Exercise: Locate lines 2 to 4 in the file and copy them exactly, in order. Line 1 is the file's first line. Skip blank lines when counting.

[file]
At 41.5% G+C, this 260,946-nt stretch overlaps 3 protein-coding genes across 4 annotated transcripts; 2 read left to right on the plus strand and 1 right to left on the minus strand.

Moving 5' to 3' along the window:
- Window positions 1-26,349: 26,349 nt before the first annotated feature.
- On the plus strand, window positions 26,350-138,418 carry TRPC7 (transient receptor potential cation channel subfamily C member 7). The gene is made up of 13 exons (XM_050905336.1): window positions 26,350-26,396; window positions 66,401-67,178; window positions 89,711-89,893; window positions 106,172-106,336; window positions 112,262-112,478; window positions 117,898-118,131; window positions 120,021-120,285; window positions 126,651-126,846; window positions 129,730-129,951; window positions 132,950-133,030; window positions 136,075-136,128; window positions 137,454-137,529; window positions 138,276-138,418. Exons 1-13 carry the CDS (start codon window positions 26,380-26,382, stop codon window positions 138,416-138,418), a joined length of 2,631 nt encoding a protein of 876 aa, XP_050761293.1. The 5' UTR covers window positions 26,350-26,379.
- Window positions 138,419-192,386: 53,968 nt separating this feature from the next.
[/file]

Moving 5' to 3' along the window:
- Window positions 1-26,349: 26,349 nt before the first annotated feature.
- On the plus strand, window positions 26,350-138,418 carry TRPC7 (transient receptor potential cation channel subfamily C member 7). The gene is made up of 13 exons (XM_050905336.1): window positions 26,350-26,396; window positions 66,401-67,178; window positions 89,711-89,893; window positions 106,172-106,336; window positions 112,262-112,478; window positions 117,898-118,131; window positions 120,021-120,285; window positions 126,651-126,846; window positions 129,730-129,951; window positions 132,950-133,030; window positions 136,075-136,128; window positions 137,454-137,529; window positions 138,276-138,418. Exons 1-13 carry the CDS (start codon window positions 26,380-26,382, stop codon window positions 138,416-138,418), a joined length of 2,631 nt encoding a protein of 876 aa, XP_050761293.1. The 5' UTR covers window positions 26,350-26,379.